Rockhampton’s Steve Parle recently was made a life member of the Australian Secondary Schools Rugby League after 18 years on the board.
Rockhampton’s Steve Parle recently was made a life member of the Australian Secondary Schools Rugby League after 18 years on the board. Sharyn O'Neill

'The man' – for all reasons

STEVE Parle is one of the most recognised names in Central Queensland rugby league and little wonder as he has recently added to his growing list of life memberships that of Australian Secondary Schools Rugby League.

The thing about Parle is he has earned every one of these honours due to his dedication to sport.

Not bad for a man who arrived in Central Queensland, from Victoria, with a passion for AFL.

"I played a lot as a kid," he said.

But three weeks after his arrival in Rockhampton, Parle was converted to league and named at fullback for his team.

He said the thinking behind him playing fullback was due to his Australian Rules Football background.

"The trouble is nobody had taught me how to defend," he said.

Nevertheless, he did get that part of his game right and made a name for himself as a player, earning representative honours for both Rockhampton and Central Queensland, but as a second-rower.

These days Parle is recognised and respected for his coaching ability but there is far more he does behind the scenes for rugby league.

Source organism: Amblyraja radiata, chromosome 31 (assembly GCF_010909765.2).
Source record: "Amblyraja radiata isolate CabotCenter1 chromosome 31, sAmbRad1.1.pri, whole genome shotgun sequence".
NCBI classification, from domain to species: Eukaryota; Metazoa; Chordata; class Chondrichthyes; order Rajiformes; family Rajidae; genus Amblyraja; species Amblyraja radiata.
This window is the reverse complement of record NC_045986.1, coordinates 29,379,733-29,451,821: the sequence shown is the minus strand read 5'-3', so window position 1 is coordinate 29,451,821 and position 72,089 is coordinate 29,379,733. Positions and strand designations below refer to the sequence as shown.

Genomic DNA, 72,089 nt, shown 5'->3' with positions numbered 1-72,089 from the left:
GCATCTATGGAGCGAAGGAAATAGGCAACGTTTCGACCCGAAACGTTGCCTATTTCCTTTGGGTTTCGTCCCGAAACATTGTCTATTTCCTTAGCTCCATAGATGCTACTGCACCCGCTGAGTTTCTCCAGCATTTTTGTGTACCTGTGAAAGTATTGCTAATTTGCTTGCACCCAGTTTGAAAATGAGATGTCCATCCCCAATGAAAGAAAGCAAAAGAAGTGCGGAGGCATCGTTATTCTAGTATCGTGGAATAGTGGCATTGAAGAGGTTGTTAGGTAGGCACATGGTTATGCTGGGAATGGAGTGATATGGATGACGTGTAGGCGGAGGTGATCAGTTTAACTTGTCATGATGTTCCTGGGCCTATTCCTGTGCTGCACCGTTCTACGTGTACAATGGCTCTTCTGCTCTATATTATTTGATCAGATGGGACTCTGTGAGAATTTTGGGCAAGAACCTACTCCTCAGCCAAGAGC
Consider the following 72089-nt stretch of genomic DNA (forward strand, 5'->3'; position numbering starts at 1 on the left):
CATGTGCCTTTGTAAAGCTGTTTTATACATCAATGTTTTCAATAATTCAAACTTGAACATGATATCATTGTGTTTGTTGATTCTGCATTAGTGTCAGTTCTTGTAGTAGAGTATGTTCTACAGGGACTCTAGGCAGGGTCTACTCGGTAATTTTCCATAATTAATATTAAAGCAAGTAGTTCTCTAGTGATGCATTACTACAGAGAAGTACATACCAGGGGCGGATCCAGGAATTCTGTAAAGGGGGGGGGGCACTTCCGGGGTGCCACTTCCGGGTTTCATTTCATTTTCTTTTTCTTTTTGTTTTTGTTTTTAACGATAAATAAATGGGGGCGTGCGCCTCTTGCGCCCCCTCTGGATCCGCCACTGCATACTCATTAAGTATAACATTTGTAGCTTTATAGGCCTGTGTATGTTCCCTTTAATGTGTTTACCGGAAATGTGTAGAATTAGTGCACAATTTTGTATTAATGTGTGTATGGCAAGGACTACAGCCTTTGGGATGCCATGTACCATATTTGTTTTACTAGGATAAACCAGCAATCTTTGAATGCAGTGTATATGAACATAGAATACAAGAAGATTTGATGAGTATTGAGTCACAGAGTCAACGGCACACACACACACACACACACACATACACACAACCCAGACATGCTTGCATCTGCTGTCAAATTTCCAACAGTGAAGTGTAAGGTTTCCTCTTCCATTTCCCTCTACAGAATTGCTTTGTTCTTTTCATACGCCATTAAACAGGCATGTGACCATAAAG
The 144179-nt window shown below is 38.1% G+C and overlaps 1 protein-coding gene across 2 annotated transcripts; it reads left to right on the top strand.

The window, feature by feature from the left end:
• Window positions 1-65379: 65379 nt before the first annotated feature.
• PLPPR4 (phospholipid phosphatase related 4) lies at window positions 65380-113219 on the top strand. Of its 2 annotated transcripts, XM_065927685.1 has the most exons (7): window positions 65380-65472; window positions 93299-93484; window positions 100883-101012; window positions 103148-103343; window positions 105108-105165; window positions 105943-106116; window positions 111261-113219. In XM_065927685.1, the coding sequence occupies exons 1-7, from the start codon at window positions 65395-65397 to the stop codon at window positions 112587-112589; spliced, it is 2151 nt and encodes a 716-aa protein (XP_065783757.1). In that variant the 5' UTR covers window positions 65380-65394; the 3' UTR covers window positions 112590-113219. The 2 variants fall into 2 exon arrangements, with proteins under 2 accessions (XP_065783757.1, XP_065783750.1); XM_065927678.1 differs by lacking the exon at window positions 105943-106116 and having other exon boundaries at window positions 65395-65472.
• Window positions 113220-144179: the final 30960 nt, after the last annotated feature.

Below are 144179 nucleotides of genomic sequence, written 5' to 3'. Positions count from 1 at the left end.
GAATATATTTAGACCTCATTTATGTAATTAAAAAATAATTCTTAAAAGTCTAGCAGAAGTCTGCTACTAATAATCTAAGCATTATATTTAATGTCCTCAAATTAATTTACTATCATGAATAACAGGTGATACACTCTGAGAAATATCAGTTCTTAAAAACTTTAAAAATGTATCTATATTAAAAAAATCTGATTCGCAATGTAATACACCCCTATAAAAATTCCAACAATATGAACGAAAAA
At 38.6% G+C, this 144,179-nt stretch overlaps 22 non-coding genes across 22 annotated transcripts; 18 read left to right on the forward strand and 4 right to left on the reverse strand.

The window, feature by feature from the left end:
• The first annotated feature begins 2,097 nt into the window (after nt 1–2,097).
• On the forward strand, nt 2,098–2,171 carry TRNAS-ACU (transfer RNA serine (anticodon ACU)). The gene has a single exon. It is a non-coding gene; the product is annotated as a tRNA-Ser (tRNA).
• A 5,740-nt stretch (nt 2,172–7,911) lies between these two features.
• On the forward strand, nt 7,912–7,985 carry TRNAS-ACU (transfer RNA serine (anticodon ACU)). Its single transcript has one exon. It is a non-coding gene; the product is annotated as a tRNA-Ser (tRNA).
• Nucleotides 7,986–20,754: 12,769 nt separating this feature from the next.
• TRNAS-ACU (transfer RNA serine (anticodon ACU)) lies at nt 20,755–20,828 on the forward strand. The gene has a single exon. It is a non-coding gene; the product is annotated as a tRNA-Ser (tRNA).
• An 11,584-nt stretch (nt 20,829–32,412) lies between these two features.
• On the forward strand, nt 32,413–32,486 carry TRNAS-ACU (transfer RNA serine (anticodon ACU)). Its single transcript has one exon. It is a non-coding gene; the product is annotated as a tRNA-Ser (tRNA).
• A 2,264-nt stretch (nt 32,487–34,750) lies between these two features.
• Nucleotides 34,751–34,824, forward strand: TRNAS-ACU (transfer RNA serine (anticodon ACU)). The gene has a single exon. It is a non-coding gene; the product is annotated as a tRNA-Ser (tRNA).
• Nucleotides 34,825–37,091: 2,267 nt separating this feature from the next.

Parle said coaching began for him in 1974 when he took on the role at St Anthony's school on Lakes Creek Road. He has been coaching since.

By 1983, Parle had also moved into the administration of the sport, becoming president of the Rockhampton schoolboys' rugby league, a position he still holds some 29 years later.

His administrative skills were recognised and Parle also landed the president's position with Queensland Secondary Schools Rugby League (QSSRL), again he still holds the position and has been honoured with a life membership.

Parle said his long-running role at QSSRL involves a number of areas of responsibility.

"We look after rugby league in 12 education regions," he said.

The board also has involvements with the state's secondary school representative teams, selecting coaches, trainers, managers and selectors to ensure Queensland has the best representation for national events.

"There is a high number of these kids who go on to play NRL and for Australia," he said.

In 1994, as QSSRL president, he became a delegate to the Australian Secondary Schools Rugby League and recently was made a life member for 18 years service.

"It's an accolade I didn't expect," he said.

His commitment to his sport certainly impressed fellow administrators on the ASSRL when Rockhampton hosted the 2005 15-year-old championships.

Not only did Parle conduct the official functions as Queensland president at that event, but he was also on hand to perform tasks behind the scenes to make the championships run smoothly.

"When I finish teaching, it (ASSRL membership) will be one of my highlights," he said.

Needless to say Parle is also a life member of his beloved Brothers Rugby League Club and also of Queensland School Sport.

This weekend, Parle will be back at Browne Park where he has a section of grandstand named in his honour.

He will be in charge of the young Capras team for the match against Townsville.



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